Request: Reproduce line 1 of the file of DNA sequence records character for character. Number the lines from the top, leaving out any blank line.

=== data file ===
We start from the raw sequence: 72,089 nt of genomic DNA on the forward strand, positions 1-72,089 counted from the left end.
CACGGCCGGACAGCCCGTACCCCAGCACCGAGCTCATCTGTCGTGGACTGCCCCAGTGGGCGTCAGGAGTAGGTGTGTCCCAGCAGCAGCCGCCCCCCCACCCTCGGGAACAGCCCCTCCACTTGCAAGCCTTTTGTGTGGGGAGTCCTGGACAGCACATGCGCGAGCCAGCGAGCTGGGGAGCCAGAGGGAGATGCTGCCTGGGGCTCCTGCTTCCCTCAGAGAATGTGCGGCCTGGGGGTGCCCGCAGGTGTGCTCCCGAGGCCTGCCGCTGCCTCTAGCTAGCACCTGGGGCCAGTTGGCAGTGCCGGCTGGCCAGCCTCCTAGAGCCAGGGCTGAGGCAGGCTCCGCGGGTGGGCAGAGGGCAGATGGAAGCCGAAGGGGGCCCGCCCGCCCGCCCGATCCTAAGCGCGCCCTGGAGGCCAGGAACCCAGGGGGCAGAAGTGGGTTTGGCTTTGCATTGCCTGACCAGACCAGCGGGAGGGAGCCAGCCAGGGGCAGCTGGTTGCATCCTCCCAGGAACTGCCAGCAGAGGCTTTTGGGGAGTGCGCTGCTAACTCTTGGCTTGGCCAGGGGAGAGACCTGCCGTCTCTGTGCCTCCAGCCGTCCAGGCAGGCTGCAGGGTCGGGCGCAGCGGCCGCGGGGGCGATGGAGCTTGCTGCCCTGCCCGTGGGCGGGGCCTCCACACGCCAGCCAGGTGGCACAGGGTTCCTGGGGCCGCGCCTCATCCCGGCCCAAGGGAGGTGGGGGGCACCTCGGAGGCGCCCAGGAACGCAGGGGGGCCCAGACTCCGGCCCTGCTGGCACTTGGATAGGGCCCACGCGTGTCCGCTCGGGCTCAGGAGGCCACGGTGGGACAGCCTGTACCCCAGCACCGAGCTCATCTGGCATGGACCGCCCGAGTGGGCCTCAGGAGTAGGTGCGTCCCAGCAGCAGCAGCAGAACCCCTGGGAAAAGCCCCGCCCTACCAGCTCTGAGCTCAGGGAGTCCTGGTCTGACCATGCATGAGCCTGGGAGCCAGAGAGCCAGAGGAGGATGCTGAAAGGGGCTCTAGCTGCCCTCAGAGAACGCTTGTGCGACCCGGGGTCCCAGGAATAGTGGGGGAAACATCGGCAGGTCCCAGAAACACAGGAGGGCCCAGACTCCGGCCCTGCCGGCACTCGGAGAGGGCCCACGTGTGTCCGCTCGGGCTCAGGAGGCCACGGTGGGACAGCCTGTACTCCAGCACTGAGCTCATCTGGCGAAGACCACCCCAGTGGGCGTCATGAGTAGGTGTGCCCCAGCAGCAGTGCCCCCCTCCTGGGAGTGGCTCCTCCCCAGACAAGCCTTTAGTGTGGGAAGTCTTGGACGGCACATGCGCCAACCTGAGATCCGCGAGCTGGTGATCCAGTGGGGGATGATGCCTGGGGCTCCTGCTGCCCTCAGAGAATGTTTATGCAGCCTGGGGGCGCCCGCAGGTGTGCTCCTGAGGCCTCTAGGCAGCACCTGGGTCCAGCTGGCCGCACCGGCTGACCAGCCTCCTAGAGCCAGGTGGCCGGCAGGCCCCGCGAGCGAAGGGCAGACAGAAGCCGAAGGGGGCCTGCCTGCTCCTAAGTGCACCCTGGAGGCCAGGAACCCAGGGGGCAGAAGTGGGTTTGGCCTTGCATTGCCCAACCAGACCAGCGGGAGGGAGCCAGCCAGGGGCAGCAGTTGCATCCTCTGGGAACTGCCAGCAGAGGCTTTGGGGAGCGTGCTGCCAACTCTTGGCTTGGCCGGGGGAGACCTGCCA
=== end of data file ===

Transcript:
We start from the raw sequence: 72,089 nt of genomic DNA on the forward strand, positions 1-72,089 counted from the left end.